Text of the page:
CBC executive resigns over bullying and harassment
By: Kevin Donovan
Toronto Star, Investigations
A top CBC official who called for a more respectful workplace has apologized for her own behaviour to one of her senior staff.
Heather Conway, executive vice-president of English Services for the public broadcaster, was recently accused of harassing Neil McEneaney, sources told the Star. Until he resigned Tuesday, McEneaney was in charge of negotiating key CBC business deals including broadcast rights for the Olympics.
(Conway) apologized and we carried on,” McEneaney told the Star on Tuesday. ‘The Crown corporation abruptly announced to staff Tuesday the resignation of McEneaney, the CBC’s chief business officer, English Services. He is taking up a position as president of a firm that tracks audience numbers for television and radio programs.
In the wake of McEneaney’s informal complaint, CBC has hired an outside firm to conduct a review of the conduct of senior managers including Conway.
“We are always looking to improve wherever we can and have retained a third-party firm to conduct an environmental scan of our workplace that will involve conversations with some senior managers,” according to CBC spokesman Chuck Thompson.
This incident at the CBC follows CBC’s decision to tackle the issue of workplace harassment and bullying raised by the Rubin report into the conduct of former Q host, Jian Ghomeshi. Employment lawyer Janice Rubin found that senior management ignored warning signs and “condoned” harassing behaviour by Ghomeshi towards other CBC employees.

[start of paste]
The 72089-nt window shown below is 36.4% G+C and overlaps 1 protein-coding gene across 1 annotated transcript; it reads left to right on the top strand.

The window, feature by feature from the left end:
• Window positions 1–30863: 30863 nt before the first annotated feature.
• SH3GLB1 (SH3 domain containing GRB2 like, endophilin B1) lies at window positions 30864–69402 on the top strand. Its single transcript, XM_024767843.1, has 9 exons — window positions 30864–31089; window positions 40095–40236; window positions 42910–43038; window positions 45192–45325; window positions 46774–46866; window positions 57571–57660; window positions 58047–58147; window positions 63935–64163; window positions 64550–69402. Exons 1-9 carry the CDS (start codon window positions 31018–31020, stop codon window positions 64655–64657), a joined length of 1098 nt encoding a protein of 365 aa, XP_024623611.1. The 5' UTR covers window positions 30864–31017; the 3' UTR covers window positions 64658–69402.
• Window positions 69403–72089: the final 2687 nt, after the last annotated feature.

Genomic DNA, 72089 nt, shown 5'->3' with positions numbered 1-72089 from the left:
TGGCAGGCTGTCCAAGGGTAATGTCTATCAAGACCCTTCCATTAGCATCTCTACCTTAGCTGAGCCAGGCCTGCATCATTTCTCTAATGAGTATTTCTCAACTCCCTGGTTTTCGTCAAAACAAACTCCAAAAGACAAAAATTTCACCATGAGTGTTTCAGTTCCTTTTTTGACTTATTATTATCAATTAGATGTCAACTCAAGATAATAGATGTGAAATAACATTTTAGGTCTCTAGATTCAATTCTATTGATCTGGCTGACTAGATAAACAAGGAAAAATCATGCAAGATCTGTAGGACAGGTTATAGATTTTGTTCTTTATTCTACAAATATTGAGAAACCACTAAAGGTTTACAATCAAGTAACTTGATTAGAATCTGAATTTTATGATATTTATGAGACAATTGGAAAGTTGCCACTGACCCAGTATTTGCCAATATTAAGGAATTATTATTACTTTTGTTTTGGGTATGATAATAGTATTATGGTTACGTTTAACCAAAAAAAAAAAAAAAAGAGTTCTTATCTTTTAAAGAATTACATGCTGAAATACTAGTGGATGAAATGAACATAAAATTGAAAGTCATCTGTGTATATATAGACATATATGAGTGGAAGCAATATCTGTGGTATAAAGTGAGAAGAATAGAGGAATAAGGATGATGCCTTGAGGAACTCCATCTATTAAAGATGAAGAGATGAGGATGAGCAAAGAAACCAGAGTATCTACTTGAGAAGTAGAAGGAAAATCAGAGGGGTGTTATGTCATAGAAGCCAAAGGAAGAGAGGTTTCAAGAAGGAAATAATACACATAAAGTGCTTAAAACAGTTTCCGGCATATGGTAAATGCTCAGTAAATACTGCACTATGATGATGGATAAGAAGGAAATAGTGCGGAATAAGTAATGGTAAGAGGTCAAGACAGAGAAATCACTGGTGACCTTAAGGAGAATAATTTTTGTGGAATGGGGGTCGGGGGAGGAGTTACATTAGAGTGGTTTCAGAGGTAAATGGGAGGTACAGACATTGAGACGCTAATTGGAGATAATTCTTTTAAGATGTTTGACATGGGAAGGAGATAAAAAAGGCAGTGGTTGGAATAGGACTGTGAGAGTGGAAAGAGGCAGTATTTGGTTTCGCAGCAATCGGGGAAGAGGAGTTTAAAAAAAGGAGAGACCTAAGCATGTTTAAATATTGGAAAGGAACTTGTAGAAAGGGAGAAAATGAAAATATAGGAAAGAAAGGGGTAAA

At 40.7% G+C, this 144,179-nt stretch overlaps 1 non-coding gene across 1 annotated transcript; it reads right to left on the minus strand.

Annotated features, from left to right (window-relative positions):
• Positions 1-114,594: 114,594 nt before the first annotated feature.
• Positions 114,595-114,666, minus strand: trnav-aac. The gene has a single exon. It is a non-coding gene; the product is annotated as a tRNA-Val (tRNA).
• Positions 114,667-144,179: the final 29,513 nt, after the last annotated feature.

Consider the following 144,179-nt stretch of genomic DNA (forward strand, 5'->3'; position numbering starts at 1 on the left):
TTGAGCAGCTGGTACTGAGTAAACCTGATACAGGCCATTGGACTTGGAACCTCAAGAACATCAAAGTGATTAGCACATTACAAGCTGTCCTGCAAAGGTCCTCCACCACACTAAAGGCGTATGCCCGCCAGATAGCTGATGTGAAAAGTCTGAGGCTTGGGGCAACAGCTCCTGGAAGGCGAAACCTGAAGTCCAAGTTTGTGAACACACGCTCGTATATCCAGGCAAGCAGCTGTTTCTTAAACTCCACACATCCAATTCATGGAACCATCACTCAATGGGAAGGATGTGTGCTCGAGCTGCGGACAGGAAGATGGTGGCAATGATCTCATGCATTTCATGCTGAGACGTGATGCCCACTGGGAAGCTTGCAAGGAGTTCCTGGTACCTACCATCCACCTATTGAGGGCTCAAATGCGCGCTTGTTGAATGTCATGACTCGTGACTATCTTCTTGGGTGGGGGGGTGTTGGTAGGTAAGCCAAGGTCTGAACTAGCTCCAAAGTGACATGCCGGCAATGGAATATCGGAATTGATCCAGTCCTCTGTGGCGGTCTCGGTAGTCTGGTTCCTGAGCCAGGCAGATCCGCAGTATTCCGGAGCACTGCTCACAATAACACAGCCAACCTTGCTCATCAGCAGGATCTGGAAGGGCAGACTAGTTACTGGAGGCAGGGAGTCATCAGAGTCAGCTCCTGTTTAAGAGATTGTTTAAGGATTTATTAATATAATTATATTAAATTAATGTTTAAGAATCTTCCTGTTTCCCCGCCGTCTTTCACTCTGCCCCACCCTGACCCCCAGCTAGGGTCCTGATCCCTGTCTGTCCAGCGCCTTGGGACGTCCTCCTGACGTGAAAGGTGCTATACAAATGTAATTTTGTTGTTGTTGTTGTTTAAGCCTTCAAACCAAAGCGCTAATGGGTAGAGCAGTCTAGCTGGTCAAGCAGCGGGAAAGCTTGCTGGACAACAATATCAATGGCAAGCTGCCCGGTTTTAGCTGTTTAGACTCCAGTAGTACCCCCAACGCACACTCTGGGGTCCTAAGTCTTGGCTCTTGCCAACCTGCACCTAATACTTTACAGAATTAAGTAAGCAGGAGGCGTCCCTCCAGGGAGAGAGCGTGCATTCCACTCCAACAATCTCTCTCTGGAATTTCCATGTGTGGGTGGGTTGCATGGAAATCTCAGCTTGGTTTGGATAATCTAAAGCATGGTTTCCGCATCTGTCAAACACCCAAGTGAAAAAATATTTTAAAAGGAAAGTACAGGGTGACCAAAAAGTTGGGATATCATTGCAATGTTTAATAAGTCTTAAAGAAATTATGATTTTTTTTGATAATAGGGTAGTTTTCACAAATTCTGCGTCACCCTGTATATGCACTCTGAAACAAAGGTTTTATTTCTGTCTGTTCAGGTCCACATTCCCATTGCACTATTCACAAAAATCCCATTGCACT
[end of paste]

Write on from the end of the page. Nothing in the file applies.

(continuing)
After the scathing Ghomeshi report was released in April, Conway and CBC president Hubert Lacroix apologized to employees and the public. Conway gave an interview to a CBC reporter and said “I’m confident we can and will do better.” Conway also said she is concerned that “there was a persistent pattern of behaviour that wasn’t dealt with, because that is a series of missed opportunities, and over a period of years.”
In October, CBC launched a “bullying and harassment helpline” to support employees, and also encouraged employees to make complaints about untoward behaviour.
McEneaney took issue with Conway’s behaviour in a meeting over the last two months. The Star was unable to get people at the meeting to describe what happened but sources familiar with it said Conway’s behaviour was “upsetting.” McEneaney made an informal complaint to CBC president Lacroix, sources told the Star.
CBC spokesman Thompson would say only that there was “an exchange at a meeting and apologies were made.” Thompson said there was no “formal” complaint. The Star was in the midst of asking more questions about the incident when McEneaney’s resignation was announced. Other CBC brass at the meeting include Jennifer McGuire, CBC’s editor-in-chief of news, and Sally Carlo, general manager of programming at CBC television. Neither responded to interview requests.
Thompson said in an email statement to the Star the CBC has “learned” from the situation and the Crown corporation remains “committed to a respectful working environment.”
Over his 15 years at the CBC, McEneaney was “instrumental in the successful conclusions of many of our most important business deals,” according to a statement released by the CBC to employees Tuesday. “It goes without saying that he will be missed by his senior management colleagues and the teams that he has led.”
Prior to running business deals, McEneaney was acting executive vice-president of English Services, the job now occupied by Conway.
McEneaney starts in December as president and CEO of Numeris, a firm that tracks audience numbers for radio and television, putting him in an interesting position as his new task will give him an in-depth viewpoint on who is watching – and not watching – CBC and other networks. In an email to the Star he said he took the job at Numeris because it offered an exciting opportunity to be “a part of a company that is an important leader in the industry.”
In a parting note to CBC employees, McEneaney said “thank you to everyone I’ve had the pleasure of working with.”
Kevin Donovan can be reached at (416) 312-3503 or kdonovan @thestor.ca